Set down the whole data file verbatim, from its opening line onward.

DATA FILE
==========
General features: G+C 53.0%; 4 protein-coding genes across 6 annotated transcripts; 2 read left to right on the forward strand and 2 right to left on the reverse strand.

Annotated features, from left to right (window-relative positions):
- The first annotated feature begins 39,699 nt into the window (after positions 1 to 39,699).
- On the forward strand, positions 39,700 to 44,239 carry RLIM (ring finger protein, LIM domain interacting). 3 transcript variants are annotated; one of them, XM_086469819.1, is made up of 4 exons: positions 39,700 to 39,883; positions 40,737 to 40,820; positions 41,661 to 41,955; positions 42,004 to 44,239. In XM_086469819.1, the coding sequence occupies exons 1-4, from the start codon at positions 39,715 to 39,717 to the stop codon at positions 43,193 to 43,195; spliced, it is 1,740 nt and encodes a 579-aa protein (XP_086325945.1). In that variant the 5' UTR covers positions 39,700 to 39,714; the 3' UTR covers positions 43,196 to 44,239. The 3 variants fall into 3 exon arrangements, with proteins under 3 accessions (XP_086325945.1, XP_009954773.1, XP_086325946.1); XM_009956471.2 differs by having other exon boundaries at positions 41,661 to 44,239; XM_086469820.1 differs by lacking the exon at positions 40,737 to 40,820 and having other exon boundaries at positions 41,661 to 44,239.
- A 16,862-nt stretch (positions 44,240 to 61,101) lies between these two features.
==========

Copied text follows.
General features: G+C 53.0%; 4 protein-coding genes across 6 annotated transcripts; 2 read left to right on the forward strand and 2 right to left on the reverse strand.

Annotated features, from left to right (window-relative positions):
- The first annotated feature begins 39,699 nt into the window (after positions 1 to 39,699).
- On the forward strand, positions 39,700 to 44,239 carry RLIM (ring finger protein, LIM domain interacting). 3 transcript variants are annotated; one of them, XM_086469819.1, is made up of 4 exons: positions 39,700 to 39,883; positions 40,737 to 40,820; positions 41,661 to 41,955; positions 42,004 to 44,239. In XM_086469819.1, the coding sequence occupies exons 1-4, from the start codon at positions 39,715 to 39,717 to the stop codon at positions 43,193 to 43,195; spliced, it is 1,740 nt and encodes a 579-aa protein (XP_086325945.1). In that variant the 5' UTR covers positions 39,700 to 39,714; the 3' UTR covers positions 43,196 to 44,239. The 3 variants fall into 3 exon arrangements, with proteins under 3 accessions (XP_086325945.1, XP_009954773.1, XP_086325946.1); XM_009956471.2 differs by having other exon boundaries at positions 41,661 to 44,239; XM_086469820.1 differs by lacking the exon at positions 40,737 to 40,820 and having other exon boundaries at positions 41,661 to 44,239.
- A 16,862-nt stretch (positions 44,240 to 61,101) lies between these two features.